One's staff are revolting
For centuries, the British Royal Family have been regularly inconvenienced by the pesky problem of peasants in revolt. They might not refer to the British public as peasants any more, but it does seem as if the Monarchy are still having a spot of bother with their subjects.
What a blow to The Firm's touchy feely modern image it was, when workers at Windsor Castle threatened to strike this week, complaining of the hardships of working at below a "living wage" and the "appalling" rates of pay they receive. Uniformed staff at Windsor castle are paid as little as £14,400 per year, and have warned that they plan the first ever industrial action against the Royal Collection Trust at the end of April, if their hallowed employees don't dig deeper into the coffers. That means no more unpaid overtime. (Apparently Castle staff are regularly expected to put in extra hours for free.)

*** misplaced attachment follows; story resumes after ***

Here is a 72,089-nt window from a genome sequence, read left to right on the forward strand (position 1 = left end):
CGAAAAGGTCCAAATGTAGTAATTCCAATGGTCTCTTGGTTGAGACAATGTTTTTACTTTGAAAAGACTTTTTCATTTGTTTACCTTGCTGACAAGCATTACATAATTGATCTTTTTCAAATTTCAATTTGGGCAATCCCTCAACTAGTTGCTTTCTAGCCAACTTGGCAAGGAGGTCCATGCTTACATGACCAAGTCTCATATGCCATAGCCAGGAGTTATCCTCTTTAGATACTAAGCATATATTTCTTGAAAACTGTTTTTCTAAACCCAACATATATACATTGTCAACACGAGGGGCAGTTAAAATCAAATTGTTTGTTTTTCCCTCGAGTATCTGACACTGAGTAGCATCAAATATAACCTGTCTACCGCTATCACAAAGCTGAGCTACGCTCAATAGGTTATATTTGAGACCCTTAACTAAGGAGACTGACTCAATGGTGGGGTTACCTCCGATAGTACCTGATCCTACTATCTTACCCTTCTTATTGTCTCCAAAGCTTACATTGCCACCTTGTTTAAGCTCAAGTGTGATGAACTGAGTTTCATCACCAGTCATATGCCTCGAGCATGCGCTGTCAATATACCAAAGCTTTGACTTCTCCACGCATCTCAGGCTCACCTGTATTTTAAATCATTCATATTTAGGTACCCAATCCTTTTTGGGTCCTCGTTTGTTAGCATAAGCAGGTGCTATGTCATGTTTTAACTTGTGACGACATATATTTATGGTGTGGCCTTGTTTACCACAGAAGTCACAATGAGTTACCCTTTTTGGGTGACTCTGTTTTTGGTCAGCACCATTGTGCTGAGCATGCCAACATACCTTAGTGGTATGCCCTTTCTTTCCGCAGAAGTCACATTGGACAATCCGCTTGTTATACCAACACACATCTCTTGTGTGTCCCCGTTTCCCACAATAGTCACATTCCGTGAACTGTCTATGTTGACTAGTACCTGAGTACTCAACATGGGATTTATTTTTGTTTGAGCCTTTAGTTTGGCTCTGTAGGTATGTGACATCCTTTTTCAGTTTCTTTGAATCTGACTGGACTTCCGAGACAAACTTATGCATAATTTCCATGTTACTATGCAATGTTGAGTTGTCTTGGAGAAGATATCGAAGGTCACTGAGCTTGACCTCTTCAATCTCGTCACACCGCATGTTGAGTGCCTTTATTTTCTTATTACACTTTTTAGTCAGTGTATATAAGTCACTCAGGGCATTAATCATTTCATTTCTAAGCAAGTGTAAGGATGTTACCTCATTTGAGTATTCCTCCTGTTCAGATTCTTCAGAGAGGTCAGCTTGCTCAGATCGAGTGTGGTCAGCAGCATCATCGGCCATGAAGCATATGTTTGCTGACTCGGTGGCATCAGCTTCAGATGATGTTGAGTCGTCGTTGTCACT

Kings and Queens might not have the best track record, historically speaking, in the areas of equal opportunities and fair pay, but you'd imagine Windsor 2.0, with it's commoner princess and progressive values, might be beyond the days of working the servants to the bone for pittance. But at least the staff can take comfort in the fact that complaining is unlikely to get them thrown into the dungeon these days.